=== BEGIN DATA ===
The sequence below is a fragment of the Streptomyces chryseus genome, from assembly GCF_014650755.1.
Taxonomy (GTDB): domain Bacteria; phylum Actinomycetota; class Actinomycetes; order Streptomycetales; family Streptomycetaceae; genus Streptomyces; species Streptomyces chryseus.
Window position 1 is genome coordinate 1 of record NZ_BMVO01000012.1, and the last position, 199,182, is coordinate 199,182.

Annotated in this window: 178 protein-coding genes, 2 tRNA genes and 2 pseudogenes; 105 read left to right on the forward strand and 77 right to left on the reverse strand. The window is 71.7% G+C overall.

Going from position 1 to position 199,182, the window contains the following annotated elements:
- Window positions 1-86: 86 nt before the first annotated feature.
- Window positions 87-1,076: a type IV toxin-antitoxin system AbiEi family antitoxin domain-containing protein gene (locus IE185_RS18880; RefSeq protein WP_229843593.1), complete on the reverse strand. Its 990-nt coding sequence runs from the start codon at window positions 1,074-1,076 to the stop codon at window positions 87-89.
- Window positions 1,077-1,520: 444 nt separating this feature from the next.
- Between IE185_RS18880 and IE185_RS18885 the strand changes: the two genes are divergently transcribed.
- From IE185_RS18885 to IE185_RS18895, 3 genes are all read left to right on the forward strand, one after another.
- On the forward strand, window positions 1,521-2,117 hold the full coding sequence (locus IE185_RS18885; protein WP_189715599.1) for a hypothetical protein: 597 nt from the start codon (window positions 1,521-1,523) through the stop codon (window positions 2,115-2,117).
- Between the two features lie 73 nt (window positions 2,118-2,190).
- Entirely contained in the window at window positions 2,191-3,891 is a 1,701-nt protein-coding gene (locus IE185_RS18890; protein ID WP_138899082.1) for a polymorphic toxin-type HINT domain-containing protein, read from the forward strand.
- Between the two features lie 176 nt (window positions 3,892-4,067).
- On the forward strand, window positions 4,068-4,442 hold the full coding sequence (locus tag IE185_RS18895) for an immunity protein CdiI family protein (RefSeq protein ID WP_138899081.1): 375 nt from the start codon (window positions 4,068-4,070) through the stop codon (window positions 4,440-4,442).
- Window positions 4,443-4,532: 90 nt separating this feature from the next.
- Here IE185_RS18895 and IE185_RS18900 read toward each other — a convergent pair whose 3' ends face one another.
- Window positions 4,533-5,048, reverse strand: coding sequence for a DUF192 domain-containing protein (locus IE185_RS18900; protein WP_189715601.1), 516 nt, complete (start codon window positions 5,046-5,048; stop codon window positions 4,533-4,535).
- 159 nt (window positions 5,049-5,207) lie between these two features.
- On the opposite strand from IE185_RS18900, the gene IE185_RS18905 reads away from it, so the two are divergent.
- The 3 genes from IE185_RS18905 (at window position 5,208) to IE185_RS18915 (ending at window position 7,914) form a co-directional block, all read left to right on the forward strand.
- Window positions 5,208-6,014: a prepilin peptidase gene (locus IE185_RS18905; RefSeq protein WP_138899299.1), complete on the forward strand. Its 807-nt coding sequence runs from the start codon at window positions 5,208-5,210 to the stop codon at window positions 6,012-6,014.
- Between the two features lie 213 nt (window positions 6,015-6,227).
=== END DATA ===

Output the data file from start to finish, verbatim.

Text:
The sequence below is a fragment of the Streptomyces chryseus genome, from assembly GCF_014650755.1.
Taxonomy (GTDB): domain Bacteria; phylum Actinomycetota; class Actinomycetes; order Streptomycetales; family Streptomycetaceae; genus Streptomyces; species Streptomyces chryseus.
Window position 1 is genome coordinate 1 of record NZ_BMVO01000012.1, and the last position, 199,182, is coordinate 199,182.

Annotated in this window: 178 protein-coding genes, 2 tRNA genes and 2 pseudogenes; 105 read left to right on the forward strand and 77 right to left on the reverse strand. The window is 71.7% G+C overall.

Going from position 1 to position 199,182, the window contains the following annotated elements:
- Window positions 1-86: 86 nt before the first annotated feature.
- Window positions 87-1,076: a type IV toxin-antitoxin system AbiEi family antitoxin domain-containing protein gene (locus IE185_RS18880; RefSeq protein WP_229843593.1), complete on the reverse strand. Its 990-nt coding sequence runs from the start codon at window positions 1,074-1,076 to the stop codon at window positions 87-89.
- Window positions 1,077-1,520: 444 nt separating this feature from the next.
- Between IE185_RS18880 and IE185_RS18885 the strand changes: the two genes are divergently transcribed.
- From IE185_RS18885 to IE185_RS18895, 3 genes are all read left to right on the forward strand, one after another.
- On the forward strand, window positions 1,521-2,117 hold the full coding sequence (locus IE185_RS18885; protein WP_189715599.1) for a hypothetical protein: 597 nt from the start codon (window positions 1,521-1,523) through the stop codon (window positions 2,115-2,117).
- Between the two features lie 73 nt (window positions 2,118-2,190).
- Entirely contained in the window at window positions 2,191-3,891 is a 1,701-nt protein-coding gene (locus IE185_RS18890; protein ID WP_138899082.1) for a polymorphic toxin-type HINT domain-containing protein, read from the forward strand.
- Between the two features lie 176 nt (window positions 3,892-4,067).
- On the forward strand, window positions 4,068-4,442 hold the full coding sequence (locus tag IE185_RS18895) for an immunity protein CdiI family protein (RefSeq protein ID WP_138899081.1): 375 nt from the start codon (window positions 4,068-4,070) through the stop codon (window positions 4,440-4,442).
- Window positions 4,443-4,532: 90 nt separating this feature from the next.
- Here IE185_RS18895 and IE185_RS18900 read toward each other — a convergent pair whose 3' ends face one another.
- Window positions 4,533-5,048, reverse strand: coding sequence for a DUF192 domain-containing protein (locus IE185_RS18900; protein WP_189715601.1), 516 nt, complete (start codon window positions 5,046-5,048; stop codon window positions 4,533-4,535).
- 159 nt (window positions 5,049-5,207) lie between these two features.
- On the opposite strand from IE185_RS18900, the gene IE185_RS18905 reads away from it, so the two are divergent.
- The 3 genes from IE185_RS18905 (at window position 5,208) to IE185_RS18915 (ending at window position 7,914) form a co-directional block, all read left to right on the forward strand.
- Window positions 5,208-6,014: a prepilin peptidase gene (locus IE185_RS18905; RefSeq protein WP_138899299.1), complete on the forward strand. Its 807-nt coding sequence runs from the start codon at window positions 5,208-5,210 to the stop codon at window positions 6,012-6,014.
- Between the two features lie 213 nt (window positions 6,015-6,227).